> >check the length of the entire string but don't know to check the words
    > >within it.

    >
    > What constitutes a word? Are they delimited by blanks? In that case
    > there are two in your string, one short and one quite long. Maybe by
    > spaces and semicolons. Now there are three strings, two short and one
    > rather long.
    >
    > There's no way to be really certain as to what combination of letters
    > constitutes a word, other than a dictionary (and then you omit
    > something from the dictionary that one of your users *knows* is a
    > word.)
    >
    > --
    > Tim Slattery
    > MS MVP(DTS)
    >
    >
    MN, Jan 27, 2006
    #3
  4. MN

    Hal Rosser Guest

    "MN" <> wrote in message
    news:...
    > Hello all -
    >
    > I'm really at wits end on this as I'm not having much success with

    locating
    > a function or other options I have. I'm working on a message board for a
    > website and I'm needing to check the length of the words that users put

    in.
    > For example, when someone puts in "yesssssssssssss!", I put together a

    small
    > function that omits all of the s's as this is wreaking havoc on the layout

    of
    > tables within the site. But I don't have a solution if someone types in
    > "ssss ssasdfjskldjfaskld;jfaskdf" as random ambiguous letters. I know I

    can
    > check the length of the entire string but don't know to check the words
    > within it.
    >
    > Any help at this point is appreciated.
    >
    > Thanks,
    > MN


    Look at the "split" function to separate a string into an array of strings
    (words)
    then you can check the length of the words, one by one - if thats what you
    want to do.
    look at "instr" function to see if one string is in another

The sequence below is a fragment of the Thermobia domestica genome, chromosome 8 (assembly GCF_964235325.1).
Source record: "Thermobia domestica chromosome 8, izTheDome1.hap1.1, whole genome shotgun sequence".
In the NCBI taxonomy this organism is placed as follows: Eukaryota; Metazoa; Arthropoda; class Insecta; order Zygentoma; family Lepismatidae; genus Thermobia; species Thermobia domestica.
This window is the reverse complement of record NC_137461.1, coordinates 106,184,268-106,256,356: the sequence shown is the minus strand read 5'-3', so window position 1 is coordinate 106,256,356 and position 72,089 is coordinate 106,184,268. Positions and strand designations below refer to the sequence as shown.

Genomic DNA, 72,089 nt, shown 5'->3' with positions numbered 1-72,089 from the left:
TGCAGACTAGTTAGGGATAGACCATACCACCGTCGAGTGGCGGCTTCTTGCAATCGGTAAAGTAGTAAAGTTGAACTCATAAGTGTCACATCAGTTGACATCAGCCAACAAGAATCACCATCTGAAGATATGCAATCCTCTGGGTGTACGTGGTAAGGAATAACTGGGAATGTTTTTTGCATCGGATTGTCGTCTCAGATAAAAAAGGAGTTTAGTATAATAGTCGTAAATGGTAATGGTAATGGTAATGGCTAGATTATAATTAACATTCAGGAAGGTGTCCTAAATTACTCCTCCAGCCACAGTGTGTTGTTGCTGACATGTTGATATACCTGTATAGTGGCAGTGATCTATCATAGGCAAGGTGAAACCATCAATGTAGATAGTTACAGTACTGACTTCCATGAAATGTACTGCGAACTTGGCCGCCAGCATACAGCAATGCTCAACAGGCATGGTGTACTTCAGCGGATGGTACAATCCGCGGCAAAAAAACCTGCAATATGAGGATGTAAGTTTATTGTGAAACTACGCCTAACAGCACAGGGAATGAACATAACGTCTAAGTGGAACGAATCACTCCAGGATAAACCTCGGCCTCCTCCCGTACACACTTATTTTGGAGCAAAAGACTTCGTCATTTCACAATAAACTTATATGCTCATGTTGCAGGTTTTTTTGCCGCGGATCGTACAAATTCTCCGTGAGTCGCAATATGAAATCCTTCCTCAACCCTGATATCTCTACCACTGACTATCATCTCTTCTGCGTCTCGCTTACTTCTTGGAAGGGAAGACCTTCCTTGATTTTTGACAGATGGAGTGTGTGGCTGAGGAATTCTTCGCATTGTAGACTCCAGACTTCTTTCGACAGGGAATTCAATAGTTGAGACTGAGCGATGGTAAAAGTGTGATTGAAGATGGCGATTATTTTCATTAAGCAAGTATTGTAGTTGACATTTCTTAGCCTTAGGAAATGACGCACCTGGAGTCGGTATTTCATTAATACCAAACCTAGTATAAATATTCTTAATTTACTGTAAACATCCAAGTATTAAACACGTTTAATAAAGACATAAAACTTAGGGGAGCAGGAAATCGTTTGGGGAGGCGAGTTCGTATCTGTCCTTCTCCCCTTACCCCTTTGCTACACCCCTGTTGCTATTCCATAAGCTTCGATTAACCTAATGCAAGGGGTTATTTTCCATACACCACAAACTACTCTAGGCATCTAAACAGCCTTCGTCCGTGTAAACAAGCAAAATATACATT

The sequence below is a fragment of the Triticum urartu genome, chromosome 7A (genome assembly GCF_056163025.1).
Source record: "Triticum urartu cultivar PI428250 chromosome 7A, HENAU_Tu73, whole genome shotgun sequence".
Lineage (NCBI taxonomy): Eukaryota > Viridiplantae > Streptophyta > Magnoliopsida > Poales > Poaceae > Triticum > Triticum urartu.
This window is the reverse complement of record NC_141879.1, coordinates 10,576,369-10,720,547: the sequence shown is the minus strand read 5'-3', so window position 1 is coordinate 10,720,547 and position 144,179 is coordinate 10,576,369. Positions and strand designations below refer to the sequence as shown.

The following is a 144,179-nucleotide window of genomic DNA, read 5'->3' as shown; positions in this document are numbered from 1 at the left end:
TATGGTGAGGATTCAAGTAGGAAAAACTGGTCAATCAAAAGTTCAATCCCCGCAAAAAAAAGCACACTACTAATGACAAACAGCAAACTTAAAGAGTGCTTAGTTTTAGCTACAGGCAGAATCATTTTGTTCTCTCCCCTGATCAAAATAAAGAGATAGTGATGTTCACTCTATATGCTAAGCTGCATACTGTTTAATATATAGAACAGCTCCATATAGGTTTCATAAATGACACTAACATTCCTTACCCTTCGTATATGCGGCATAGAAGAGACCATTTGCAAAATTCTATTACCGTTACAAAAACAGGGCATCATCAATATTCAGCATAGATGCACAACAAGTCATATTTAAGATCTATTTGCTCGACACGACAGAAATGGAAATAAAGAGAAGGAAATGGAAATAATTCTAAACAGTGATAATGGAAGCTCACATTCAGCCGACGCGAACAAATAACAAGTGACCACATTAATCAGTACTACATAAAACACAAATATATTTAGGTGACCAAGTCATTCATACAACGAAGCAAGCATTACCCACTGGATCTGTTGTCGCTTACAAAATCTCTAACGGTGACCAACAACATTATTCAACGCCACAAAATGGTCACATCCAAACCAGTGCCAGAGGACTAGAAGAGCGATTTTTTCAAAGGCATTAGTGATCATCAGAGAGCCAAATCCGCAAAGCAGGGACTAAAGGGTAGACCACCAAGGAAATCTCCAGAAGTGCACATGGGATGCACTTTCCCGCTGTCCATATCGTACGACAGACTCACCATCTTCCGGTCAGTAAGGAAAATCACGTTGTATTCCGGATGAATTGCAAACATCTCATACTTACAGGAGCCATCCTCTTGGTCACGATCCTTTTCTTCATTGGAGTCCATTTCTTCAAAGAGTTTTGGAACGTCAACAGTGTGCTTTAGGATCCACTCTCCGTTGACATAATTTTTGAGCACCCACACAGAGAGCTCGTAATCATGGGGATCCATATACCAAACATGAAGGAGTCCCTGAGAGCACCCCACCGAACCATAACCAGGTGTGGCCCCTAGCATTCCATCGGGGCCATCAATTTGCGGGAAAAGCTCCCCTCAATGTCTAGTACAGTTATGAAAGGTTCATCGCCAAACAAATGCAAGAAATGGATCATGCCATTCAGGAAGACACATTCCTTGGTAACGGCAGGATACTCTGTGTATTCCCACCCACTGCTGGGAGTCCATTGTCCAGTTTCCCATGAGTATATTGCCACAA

look at the "mid" function to return parts of a string
    look at the replace function to modify parts of a string
    the "len" function returns the length of the string
    left(stringname, 5) returns the first 5 characrters of stringname
    and on and on
    Check out this website
    http://devguru.com/technologies/vbscript/13896.asp

    It also has a decent reference for ASP and ADO and Javascript
    Hal Rosser, Jan 28, 2006
    #4
  5. MN

    Giles Guest

    "MN" <> wrote
    > Thanks for responding Tim. To answer your questions, what constitues a
    > word
    > for what I'm planning on would be a blank(s) between the words. Also, I
    > was
    > considering setting a limit where if a "word" is encountered of more than
    > 50
    > characters, I'd notify the user to rephrase. I'm sure there are words
    > that
    > possibly could exist of that length but I would just notify the person to
    > re-phrase, rather than restrict them (i.e. just putting a space between
    > your
    > 50 character word so it's 2 25's) or something like that.
    >
    > Thanks.


    Assuming your window size can vary as the user resizes their browser, once
    you have found the words that are too long to fit your smallest window size
    (as suggested by Hal, with split), you can break them to allow wrapping by
    inserting a space with a tiny font size
    Yessssss<span style="font-size:1pt"> </span>ssssss
    This clunk will be invisible in wide windows, and allow wrapping when
    needed.
    If you have a problem with the actual script needed to do this, let the
    group know.
    Giles
    Giles, Jan 29, 2006
    #5